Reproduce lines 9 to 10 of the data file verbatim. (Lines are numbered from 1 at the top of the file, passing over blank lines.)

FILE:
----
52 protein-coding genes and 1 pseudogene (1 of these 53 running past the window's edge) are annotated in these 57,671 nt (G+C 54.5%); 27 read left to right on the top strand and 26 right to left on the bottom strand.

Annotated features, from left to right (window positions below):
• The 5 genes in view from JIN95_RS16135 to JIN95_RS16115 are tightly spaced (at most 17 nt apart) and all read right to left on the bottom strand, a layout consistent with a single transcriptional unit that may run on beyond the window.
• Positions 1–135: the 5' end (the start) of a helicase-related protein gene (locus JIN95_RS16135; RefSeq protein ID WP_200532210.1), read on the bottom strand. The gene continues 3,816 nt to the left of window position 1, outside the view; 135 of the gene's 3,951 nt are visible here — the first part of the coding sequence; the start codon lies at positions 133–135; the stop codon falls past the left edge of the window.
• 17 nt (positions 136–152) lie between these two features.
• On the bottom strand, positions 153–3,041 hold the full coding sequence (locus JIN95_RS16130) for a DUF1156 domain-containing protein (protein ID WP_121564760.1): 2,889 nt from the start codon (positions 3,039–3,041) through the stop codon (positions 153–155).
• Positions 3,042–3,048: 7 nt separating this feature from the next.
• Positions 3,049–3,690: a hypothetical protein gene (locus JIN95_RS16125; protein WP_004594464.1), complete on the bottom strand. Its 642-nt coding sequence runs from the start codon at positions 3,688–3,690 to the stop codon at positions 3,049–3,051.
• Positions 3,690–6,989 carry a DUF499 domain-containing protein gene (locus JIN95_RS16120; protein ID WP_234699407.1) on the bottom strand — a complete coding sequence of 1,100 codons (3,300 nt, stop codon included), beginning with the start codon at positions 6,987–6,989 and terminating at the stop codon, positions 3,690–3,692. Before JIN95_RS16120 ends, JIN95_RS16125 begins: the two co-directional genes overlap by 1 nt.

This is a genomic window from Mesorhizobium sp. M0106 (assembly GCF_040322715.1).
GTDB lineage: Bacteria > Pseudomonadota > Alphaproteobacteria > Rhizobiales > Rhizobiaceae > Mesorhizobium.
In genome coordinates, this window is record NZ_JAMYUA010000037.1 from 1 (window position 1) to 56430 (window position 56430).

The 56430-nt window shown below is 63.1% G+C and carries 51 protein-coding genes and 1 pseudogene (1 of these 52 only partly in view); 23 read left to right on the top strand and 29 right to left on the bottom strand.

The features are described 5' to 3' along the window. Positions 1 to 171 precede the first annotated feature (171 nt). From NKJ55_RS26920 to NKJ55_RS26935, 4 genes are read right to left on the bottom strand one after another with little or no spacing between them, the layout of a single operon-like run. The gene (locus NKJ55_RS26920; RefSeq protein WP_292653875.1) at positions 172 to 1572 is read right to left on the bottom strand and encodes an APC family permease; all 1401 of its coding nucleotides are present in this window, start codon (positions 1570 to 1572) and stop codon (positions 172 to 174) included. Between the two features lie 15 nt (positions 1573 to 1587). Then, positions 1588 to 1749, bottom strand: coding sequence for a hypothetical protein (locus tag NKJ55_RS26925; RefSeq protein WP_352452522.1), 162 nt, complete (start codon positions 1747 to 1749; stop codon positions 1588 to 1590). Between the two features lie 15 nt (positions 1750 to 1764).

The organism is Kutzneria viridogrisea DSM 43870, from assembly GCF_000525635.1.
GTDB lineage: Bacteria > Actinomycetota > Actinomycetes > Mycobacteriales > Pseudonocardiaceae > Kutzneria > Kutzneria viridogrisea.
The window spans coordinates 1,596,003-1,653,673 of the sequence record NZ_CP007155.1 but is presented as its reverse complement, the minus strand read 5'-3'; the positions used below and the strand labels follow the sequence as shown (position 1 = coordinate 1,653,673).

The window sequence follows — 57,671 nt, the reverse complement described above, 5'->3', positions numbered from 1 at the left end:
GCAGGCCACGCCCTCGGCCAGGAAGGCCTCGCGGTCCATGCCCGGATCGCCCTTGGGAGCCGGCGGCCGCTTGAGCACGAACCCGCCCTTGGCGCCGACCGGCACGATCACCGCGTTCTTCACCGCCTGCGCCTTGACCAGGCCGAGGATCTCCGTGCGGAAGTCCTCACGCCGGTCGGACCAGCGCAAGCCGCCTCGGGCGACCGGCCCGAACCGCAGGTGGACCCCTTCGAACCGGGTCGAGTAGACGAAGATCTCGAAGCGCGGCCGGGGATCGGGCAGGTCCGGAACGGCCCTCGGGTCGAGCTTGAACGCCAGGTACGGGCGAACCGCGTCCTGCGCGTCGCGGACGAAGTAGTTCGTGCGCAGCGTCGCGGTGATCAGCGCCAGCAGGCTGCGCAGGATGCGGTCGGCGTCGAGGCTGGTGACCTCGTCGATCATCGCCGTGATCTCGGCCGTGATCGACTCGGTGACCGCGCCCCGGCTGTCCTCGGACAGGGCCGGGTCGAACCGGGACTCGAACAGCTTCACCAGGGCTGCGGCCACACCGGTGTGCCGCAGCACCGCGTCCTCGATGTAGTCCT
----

• Positions 3,690–6,989 carry a DUF499 domain-containing protein gene (locus JIN95_RS16120; protein ID WP_234699407.1) on the bottom strand — a complete coding sequence of 1,100 codons (3,300 nt, stop codon included), beginning with the start codon at positions 6,987–6,989 and terminating at the stop codon, positions 3,690–3,692. Before JIN95_RS16120 ends, JIN95_RS16125 begins: the two co-directional genes overlap by 1 nt.

This is a genomic window from Mesorhizobium sp. M0106 (assembly GCF_040322715.1).